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New Healing Centre to be Located in Cowichan Valley

An Indigenous Healing Centre for Vancouver Island will be built by the Tsow-Tun Le Lum Society in the Cowichan Valley.

Tsow Tun Le Lum Healing Centre has been located on land leased from the Snaw-Naw-As First Nation, near Nanaimo, since July of 1986.

The new healing centre will have 16-rooms and 32 beds, reducing the number of beds in each room to two.

The current centre has 10 rooms with more beds in each room.

Executive Director Nola Jeffrey says the need to treat the underlying trauma that causes substance abuse and violence is as great as ever, especially since the news of 215 children buried in unmarked graves at a residential school in Kamloops.

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Jeffrey says schools are a place where you go to learn, where they tap into your creativity, your intelligence, to lift you up and support you, and to help you to grow to be an amazing human being, and “those places did not do that.”

They originally offered treatment programs to deal with substance abuse, but Jeffrey says they began to realize they needed to focus on treating the underlying trauma that leads to substance abuse and violence.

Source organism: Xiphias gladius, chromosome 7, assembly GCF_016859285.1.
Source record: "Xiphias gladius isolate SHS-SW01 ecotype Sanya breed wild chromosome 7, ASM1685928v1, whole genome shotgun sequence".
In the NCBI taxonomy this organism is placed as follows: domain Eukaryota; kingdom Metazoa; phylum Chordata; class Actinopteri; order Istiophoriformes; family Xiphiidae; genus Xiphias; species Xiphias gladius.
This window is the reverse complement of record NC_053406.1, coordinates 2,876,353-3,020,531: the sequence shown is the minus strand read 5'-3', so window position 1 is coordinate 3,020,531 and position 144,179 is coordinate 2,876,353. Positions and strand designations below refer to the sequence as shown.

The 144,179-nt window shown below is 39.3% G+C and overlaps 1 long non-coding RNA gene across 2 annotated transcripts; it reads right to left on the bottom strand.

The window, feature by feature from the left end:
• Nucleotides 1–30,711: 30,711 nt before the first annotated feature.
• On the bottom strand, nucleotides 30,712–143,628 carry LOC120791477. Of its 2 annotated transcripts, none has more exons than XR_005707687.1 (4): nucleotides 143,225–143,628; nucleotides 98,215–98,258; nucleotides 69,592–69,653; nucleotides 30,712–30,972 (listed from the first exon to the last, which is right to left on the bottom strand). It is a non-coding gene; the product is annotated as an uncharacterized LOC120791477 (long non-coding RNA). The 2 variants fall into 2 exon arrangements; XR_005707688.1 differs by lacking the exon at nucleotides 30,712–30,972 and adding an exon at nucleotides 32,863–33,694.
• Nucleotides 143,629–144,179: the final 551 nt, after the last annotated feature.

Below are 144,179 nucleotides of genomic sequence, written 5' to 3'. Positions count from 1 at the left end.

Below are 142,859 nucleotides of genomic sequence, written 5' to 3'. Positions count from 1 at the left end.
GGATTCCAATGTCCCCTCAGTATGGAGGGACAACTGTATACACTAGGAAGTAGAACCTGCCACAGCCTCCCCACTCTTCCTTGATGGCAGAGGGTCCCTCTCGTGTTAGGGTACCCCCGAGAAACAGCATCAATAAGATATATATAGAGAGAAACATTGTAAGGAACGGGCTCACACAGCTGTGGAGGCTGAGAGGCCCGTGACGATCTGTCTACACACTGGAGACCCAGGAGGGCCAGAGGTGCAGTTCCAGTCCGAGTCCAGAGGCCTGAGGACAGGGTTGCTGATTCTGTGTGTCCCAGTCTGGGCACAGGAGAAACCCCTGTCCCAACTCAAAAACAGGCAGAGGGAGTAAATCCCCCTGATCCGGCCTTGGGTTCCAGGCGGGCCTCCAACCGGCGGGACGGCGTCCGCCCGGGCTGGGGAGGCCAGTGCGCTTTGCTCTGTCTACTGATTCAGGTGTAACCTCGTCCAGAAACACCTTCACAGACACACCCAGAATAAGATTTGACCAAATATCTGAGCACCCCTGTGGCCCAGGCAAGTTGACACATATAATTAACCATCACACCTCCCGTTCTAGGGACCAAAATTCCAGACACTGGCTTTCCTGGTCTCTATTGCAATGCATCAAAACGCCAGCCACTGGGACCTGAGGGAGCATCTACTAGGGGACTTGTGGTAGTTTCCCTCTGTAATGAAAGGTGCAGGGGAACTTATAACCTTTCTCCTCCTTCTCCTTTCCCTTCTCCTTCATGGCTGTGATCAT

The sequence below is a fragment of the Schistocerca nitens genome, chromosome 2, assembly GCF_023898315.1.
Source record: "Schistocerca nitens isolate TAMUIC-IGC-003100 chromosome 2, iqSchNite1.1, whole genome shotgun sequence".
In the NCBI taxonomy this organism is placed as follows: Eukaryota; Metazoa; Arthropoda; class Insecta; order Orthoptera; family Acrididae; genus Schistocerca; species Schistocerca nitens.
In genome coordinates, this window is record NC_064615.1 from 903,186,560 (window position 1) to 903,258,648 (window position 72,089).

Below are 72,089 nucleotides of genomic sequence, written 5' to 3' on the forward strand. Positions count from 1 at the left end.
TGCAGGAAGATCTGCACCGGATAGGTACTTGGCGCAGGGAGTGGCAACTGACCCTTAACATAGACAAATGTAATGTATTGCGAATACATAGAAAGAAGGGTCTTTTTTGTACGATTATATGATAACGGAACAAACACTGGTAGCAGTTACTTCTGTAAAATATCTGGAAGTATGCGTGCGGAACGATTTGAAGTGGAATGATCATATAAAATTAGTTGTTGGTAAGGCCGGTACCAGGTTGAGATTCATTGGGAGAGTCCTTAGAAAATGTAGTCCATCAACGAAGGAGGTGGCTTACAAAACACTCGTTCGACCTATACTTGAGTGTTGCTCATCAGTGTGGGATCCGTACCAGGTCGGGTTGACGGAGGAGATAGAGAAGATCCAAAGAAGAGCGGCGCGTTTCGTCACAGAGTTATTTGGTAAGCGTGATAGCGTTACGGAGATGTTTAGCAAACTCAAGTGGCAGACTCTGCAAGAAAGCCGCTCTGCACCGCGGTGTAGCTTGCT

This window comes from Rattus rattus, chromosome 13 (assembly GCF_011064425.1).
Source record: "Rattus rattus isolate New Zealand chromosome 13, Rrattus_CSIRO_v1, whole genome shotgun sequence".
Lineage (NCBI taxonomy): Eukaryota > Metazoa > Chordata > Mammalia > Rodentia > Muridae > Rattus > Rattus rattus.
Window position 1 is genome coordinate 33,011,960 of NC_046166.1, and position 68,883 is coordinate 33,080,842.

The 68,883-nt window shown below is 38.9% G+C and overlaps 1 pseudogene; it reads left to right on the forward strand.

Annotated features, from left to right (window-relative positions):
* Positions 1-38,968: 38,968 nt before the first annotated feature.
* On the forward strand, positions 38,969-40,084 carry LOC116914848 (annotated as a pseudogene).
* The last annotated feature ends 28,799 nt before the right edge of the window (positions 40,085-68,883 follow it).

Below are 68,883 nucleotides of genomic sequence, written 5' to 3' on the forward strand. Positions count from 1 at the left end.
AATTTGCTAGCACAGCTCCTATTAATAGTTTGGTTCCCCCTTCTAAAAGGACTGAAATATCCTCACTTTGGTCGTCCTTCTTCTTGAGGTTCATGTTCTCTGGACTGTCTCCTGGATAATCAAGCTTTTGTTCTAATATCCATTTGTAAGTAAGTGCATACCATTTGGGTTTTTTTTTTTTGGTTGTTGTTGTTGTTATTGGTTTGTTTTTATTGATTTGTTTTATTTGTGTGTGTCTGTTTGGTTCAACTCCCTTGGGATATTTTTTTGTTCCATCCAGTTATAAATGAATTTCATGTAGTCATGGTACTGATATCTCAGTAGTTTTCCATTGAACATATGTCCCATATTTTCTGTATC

“Around 1998, we started our first trauma-specific program for residential school survivors.”

The programs they offer are grounded in Indigenous culture and tradition.

The society says its 50-year lease for the property south of Duncan near Koksilah Road was signed on March 1 with landowner, Jason Campbell.

Jeffrey says they are grateful to be relocating on Indigenous Cowichan land “so we can continue helping our people.”

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Trees cut from the land will be used in the construction and décor of the new building.

Architect and Project Manager, Paul Blaser of RBM Architecture says the trees “hold good energy and have been here for the last century,” and says it’s appropriate to use them and keep them.

Some of the funding for the project is being provided by the First Nations Health Authority, but the Tsow-Tun Le Lum Society has also started a Go Fund Me campaign to raise five-Million dollars.

An email to accept Interact e-transfers: [email protected] has also been set up to accept donations for the centre.

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